Customs and baggage claims was a simple process although could be quicker considering it was only a small plane and yay! finally arrived. I got a bus ticket and left for the hotel in less than 1 hour from arrival. Make sure you pick up train/subway and other tourist maps where youíre there. Arriving two hours late it was the last bus to the hotel. The bus ride is a great experience as you get to see the lights, sounds, traffic from the airport, the smells and aura was refreshing compared to the last 12 hours.

As we travelled along the motorway it was interesting to see how fast some of the cars went. Most went at the speed limit which was mostly at 100kph I think but some where clearly going much faster. At the lights I again noticed how many cars ad multiple screens in their car. Most newer ones had 2 screens, one for GPS and one for TV presumably. I assume it was TV as you donít get Ads if youíre watch a DVD. The older cars had one screen and the really old cars had none! The street markings where really odd likewise the directions and general street construction. Unless you can read Japanese one can only guess what they said. There where some English ones on the main roads but the side street rarely have names, even so they where just English pronunciations of the Japanese name.

I checked my new acquired GPS system LD-3W and it only confirmed the disorganized manner of the streets and directions.

The place I was staying at was in Ikebukuro (池袋). Itís not the trendiest, cheapest or expensive location but one I stay at for convenience. The station near the hotels is one busiest with lots of connecting lines. There are a few major hotels in the area so pick the nearest one to the station if unsure - on this occasion it was the one at the Metropolitan exit. If you've never been to Tokyo before I recommend a hotel closer to city centre.

Ikebukuro has basically 2 sides divided by the railway station. You have the more Ďseedyí side where there are more residential buildings and a big square where the younger people gather that find Shibuya (渋谷区) to busy and Ginza (銀座) too up market. Not that this is absolute fact but what I merely observed.

Checking in at the hotel was quick, largely because we where so late to arrive! The counter staff do not speak English fluently or very, very little but are as helpful as possible in the circumstance. I have noticed that English speaking tourists arenít that common in Japan, maybe it was the places I go but I noticed a lot of French and Germans. Of the other Asian countries it is clear that they are from either Hong Kong or Singapore with appropriate accents.

I saw one particular young American woman get quite rude because they couldnít communicate, the reality is that she wasnít using the right words. The counter staff can understand English if you use simple words and some may surprise you by how well they can speak if youíre attentive . Be nice you are in their country. Getting impatient only reveals what a stupid person you are. Writing down what you want would also help.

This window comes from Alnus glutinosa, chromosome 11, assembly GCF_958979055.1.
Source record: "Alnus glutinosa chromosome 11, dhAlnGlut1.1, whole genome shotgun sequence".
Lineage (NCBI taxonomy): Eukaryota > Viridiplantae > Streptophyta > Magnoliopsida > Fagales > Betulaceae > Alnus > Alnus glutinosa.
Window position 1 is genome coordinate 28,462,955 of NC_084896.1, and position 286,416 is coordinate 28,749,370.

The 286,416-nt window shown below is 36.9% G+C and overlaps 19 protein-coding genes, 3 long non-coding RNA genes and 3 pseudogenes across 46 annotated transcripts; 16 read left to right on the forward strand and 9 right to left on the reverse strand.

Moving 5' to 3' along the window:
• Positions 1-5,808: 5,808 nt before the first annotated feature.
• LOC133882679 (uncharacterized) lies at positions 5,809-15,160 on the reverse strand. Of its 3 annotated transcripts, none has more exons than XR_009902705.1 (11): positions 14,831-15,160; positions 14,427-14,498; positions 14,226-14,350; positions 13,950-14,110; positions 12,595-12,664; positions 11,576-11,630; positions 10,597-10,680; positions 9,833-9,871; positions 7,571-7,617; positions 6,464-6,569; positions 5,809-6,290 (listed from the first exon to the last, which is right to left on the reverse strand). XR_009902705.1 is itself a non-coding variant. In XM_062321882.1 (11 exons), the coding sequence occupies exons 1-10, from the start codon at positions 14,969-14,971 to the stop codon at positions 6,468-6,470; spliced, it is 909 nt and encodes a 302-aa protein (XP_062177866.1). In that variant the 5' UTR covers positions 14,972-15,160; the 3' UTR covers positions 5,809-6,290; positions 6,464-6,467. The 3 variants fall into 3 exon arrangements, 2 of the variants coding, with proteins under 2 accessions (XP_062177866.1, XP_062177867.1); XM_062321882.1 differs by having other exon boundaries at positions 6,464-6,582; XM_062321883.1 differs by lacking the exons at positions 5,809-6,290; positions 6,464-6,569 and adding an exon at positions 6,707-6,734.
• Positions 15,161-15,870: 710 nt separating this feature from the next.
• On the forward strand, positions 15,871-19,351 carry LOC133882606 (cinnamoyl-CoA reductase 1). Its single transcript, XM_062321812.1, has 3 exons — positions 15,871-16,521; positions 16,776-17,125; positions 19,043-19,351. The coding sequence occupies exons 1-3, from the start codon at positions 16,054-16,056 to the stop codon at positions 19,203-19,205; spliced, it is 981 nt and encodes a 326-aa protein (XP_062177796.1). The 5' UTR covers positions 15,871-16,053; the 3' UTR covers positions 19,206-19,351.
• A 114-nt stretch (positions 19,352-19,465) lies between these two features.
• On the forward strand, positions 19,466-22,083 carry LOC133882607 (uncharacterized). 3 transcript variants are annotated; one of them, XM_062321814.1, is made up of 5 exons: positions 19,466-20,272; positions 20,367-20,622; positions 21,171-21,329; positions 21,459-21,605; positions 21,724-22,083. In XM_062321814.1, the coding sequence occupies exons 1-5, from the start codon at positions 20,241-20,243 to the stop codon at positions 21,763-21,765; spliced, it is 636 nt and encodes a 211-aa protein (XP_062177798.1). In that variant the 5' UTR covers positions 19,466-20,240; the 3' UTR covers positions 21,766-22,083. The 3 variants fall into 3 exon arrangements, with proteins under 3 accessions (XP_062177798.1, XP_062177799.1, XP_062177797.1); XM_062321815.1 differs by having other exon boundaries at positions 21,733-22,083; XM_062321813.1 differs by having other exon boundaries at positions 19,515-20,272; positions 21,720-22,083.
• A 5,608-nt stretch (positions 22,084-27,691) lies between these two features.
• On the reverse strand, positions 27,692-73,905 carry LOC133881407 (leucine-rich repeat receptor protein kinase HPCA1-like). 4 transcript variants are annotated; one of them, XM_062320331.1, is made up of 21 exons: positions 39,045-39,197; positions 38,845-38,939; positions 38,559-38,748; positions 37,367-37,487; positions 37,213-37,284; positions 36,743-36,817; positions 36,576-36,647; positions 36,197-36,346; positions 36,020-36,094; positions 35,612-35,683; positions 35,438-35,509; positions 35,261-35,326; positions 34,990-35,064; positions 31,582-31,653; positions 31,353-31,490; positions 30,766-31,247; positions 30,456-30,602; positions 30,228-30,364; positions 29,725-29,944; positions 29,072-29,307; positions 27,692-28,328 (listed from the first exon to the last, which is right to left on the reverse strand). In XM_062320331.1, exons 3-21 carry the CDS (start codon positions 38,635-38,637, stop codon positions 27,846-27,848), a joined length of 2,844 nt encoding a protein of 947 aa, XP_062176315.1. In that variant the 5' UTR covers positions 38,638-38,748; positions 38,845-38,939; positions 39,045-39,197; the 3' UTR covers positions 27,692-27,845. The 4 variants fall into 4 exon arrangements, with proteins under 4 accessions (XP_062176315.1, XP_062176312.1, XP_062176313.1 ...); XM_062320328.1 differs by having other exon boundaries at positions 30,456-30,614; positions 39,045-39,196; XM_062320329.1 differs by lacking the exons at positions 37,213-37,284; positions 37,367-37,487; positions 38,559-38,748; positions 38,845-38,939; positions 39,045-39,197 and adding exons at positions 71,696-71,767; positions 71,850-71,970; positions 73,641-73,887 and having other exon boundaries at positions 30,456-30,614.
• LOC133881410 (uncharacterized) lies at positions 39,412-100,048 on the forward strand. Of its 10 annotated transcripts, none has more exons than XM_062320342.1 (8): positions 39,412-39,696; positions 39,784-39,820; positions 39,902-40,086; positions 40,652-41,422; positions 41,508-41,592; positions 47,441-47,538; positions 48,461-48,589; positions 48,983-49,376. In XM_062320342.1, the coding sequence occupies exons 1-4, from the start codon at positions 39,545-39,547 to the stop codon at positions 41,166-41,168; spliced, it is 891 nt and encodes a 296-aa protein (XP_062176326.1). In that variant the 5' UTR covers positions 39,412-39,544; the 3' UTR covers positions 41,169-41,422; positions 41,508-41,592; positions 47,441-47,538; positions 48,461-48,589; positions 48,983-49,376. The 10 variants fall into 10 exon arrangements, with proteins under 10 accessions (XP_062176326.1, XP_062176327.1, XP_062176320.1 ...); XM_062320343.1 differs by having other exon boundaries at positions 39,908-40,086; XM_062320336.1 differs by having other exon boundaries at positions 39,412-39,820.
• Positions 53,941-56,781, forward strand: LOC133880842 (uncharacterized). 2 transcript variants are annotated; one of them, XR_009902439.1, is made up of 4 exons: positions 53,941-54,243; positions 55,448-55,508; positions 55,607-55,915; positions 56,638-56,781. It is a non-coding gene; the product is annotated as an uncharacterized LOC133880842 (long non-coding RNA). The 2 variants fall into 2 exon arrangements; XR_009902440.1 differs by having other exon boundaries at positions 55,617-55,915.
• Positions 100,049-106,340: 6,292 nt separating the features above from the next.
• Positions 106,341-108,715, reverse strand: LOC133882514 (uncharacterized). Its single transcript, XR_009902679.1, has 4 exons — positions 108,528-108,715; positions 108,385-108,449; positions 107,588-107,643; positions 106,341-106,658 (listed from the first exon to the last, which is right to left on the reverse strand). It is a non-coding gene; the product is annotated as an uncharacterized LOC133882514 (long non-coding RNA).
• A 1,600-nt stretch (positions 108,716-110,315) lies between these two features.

After a long day that was it arrived safely and even energetic enough to do some wondering about! The first stop was to nearby vending machines. These machines are everywhere and usually sell drinks or tobacco based products. The choice of drinks typically include water, green tea, fruit drink and coffee. Drinks can be either hot or cold! Surprisingly few machines sell food. Prices vary from •100-160 Yen dependent on where the machine is located. I purchased the usually Blendy brand of coffee and a grape juice and headed off to the 24 hour convenience store. 7/11, AMPM and Lawson are the main chains. I just got some seaweed flavoured chips for •127 or something like that.

Since it was November, Christmas decorations where being put up everywhere so Christmas lights greeted me as I wondered around the area after checking in. The air was cool with a noticeable amount of humidity which surprised me because I expected 15C or so degrees to be chilly. Tokyo doesnít have the garbage scent common to other Asian cities. It was a Saturday night and everyone was still out and about although near midnight. I didnít venture too far from the main area since I knew there was nothing much to see Ė at least on this side of the railway.

Tokyo is a very large and full packed city. The buildings just seem to hide each other. For example you think you found the main street which you think is packed full of shops or other venues and you head off into another alley and thereís even more people and stuff to see especially at night.

Check out the next instalment of my holiday next week.